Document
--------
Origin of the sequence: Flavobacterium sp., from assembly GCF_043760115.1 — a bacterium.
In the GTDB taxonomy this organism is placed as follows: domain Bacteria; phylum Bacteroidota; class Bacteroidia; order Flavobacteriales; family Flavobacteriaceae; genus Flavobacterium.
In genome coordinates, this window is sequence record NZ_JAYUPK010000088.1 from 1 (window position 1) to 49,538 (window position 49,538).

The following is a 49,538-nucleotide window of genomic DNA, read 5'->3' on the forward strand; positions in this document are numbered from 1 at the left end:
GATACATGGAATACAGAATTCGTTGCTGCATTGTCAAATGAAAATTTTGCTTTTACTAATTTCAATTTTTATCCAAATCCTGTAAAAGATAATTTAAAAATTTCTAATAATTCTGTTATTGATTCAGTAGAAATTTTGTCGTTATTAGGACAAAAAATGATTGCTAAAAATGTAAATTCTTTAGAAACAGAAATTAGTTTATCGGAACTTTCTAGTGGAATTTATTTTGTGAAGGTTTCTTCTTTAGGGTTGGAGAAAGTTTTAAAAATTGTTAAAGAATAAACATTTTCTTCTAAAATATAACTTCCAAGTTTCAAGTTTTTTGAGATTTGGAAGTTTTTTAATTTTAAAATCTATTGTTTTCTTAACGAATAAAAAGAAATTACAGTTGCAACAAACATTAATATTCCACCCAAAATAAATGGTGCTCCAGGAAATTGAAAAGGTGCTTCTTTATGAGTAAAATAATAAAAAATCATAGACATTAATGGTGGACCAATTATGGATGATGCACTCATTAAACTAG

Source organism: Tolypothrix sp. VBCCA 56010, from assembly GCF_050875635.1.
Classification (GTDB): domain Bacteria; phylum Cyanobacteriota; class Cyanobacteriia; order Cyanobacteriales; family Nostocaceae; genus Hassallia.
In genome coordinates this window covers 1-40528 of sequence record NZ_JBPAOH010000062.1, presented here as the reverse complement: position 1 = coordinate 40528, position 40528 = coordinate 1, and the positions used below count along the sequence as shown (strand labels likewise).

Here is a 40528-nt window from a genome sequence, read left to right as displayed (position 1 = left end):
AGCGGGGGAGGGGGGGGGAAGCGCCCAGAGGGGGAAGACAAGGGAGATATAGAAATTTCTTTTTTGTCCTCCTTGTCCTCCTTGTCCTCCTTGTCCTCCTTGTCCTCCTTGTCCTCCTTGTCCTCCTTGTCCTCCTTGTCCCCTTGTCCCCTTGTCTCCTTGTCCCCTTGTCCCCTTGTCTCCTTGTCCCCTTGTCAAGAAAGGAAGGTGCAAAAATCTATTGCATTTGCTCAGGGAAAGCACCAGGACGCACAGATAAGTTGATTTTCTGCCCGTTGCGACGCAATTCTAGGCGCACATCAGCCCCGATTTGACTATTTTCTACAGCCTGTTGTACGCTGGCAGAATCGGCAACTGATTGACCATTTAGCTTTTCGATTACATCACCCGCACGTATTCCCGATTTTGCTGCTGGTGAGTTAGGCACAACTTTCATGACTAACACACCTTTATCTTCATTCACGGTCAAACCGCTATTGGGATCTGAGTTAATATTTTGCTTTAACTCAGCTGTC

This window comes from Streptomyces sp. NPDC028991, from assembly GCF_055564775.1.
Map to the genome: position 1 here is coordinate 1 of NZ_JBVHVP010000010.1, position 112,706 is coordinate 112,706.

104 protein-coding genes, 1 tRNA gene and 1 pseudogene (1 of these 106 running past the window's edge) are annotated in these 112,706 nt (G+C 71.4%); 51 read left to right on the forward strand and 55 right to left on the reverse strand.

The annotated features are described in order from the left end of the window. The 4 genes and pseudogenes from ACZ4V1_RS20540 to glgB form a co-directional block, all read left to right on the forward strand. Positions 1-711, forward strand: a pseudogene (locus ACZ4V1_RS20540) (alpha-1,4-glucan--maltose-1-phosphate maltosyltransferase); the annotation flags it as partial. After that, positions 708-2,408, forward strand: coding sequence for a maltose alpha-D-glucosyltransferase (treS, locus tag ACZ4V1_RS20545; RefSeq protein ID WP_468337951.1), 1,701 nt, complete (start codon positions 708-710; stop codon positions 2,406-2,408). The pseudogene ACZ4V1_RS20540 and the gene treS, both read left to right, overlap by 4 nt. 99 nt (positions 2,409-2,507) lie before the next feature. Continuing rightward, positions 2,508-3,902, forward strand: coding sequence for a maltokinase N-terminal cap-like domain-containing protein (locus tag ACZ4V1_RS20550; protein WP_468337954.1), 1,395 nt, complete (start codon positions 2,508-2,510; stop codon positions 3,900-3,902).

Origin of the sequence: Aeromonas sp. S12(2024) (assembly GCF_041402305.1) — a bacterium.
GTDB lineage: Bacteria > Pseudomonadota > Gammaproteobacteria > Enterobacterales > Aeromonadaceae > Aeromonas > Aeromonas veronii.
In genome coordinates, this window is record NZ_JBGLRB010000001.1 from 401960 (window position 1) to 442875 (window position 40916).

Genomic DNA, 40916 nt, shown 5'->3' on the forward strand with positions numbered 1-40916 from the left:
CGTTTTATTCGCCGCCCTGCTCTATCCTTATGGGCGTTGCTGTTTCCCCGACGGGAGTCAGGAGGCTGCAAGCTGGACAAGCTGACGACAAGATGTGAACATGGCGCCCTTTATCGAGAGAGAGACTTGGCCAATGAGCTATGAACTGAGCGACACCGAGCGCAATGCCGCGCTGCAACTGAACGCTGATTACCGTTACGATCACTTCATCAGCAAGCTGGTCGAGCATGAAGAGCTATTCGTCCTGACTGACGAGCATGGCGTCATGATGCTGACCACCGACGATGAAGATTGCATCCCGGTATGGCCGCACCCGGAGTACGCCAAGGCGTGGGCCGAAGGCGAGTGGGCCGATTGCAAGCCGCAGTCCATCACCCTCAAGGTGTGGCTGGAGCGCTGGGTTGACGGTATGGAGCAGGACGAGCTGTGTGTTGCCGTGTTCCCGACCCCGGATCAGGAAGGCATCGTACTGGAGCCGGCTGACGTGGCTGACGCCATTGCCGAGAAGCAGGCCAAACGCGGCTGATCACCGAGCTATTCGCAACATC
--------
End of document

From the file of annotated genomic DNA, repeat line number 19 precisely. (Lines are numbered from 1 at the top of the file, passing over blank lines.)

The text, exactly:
CGTTTTATTCGCCGCCCTGCTCTATCCTTATGGGCGTTGCTGTTTCCCCGACGGGAGTCAGGAGGCTGCAAGCTGGACAAGCTGACGACAAGATGTGAACATGGCGCCCTTTATCGAGAGAGAGACTTGGCCAATGAGCTATGAACTGAGCGACACCGAGCGCAATGCCGCGCTGCAACTGAACGCTGATTACCGTTACGATCACTTCATCAGCAAGCTGGTCGAGCATGAAGAGCTATTCGTCCTGACTGACGAGCATGGCGTCATGATGCTGACCACCGACGATGAAGATTGCATCCCGGTATGGCCGCACCCGGAGTACGCCAAGGCGTGGGCCGAAGGCGAGTGGGCCGATTGCAAGCCGCAGTCCATCACCCTCAAGGTGTGGCTGGAGCGCTGGGTTGACGGTATGGAGCAGGACGAGCTGTGTGTTGCCGTGTTCCCGACCCCGGATCAGGAAGGCATCGTACTGGAGCCGGCTGACGTGGCTGACGCCATTGCCGAGAAGCAGGCCAAACGCGGCTGATCACCGAGCTATTCGCAACATC